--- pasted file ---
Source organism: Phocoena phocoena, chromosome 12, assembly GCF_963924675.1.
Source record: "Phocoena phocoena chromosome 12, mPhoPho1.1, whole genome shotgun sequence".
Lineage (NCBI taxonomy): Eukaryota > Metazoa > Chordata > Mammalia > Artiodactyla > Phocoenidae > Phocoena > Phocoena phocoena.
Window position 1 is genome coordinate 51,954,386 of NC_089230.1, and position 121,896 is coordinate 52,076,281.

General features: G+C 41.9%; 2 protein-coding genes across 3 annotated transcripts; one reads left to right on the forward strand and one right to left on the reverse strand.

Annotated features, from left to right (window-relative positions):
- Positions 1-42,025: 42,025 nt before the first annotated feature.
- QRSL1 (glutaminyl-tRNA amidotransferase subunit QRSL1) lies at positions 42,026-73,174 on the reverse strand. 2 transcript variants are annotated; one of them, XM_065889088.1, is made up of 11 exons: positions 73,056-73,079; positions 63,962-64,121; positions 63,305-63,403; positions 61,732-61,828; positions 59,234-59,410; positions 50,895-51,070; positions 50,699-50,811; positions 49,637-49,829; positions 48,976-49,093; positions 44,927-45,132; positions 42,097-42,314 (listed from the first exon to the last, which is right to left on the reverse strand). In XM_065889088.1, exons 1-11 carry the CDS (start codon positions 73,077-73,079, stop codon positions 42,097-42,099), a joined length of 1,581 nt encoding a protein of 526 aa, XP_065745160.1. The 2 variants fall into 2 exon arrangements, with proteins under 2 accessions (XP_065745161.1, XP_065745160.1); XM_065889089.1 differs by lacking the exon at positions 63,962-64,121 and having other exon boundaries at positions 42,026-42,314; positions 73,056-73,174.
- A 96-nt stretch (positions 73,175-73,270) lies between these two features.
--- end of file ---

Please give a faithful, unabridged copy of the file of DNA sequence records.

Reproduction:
Source organism: Phocoena phocoena, chromosome 12, assembly GCF_963924675.1.
Source record: "Phocoena phocoena chromosome 12, mPhoPho1.1, whole genome shotgun sequence".
Lineage (NCBI taxonomy): Eukaryota > Metazoa > Chordata > Mammalia > Artiodactyla > Phocoenidae > Phocoena > Phocoena phocoena.
Window position 1 is genome coordinate 51,954,386 of NC_089230.1, and position 121,896 is coordinate 52,076,281.

General features: G+C 41.9%; 2 protein-coding genes across 3 annotated transcripts; one reads left to right on the forward strand and one right to left on the reverse strand.

Annotated features, from left to right (window-relative positions):
- Positions 1-42,025: 42,025 nt before the first annotated feature.
- QRSL1 (glutaminyl-tRNA amidotransferase subunit QRSL1) lies at positions 42,026-73,174 on the reverse strand. 2 transcript variants are annotated; one of them, XM_065889088.1, is made up of 11 exons: positions 73,056-73,079; positions 63,962-64,121; positions 63,305-63,403; positions 61,732-61,828; positions 59,234-59,410; positions 50,895-51,070; positions 50,699-50,811; positions 49,637-49,829; positions 48,976-49,093; positions 44,927-45,132; positions 42,097-42,314 (listed from the first exon to the last, which is right to left on the reverse strand). In XM_065889088.1, exons 1-11 carry the CDS (start codon positions 73,077-73,079, stop codon positions 42,097-42,099), a joined length of 1,581 nt encoding a protein of 526 aa, XP_065745160.1. The 2 variants fall into 2 exon arrangements, with proteins under 2 accessions (XP_065745161.1, XP_065745160.1); XM_065889089.1 differs by lacking the exon at positions 63,962-64,121 and having other exon boundaries at positions 42,026-42,314; positions 73,056-73,174.
- A 96-nt stretch (positions 73,175-73,270) lies between these two features.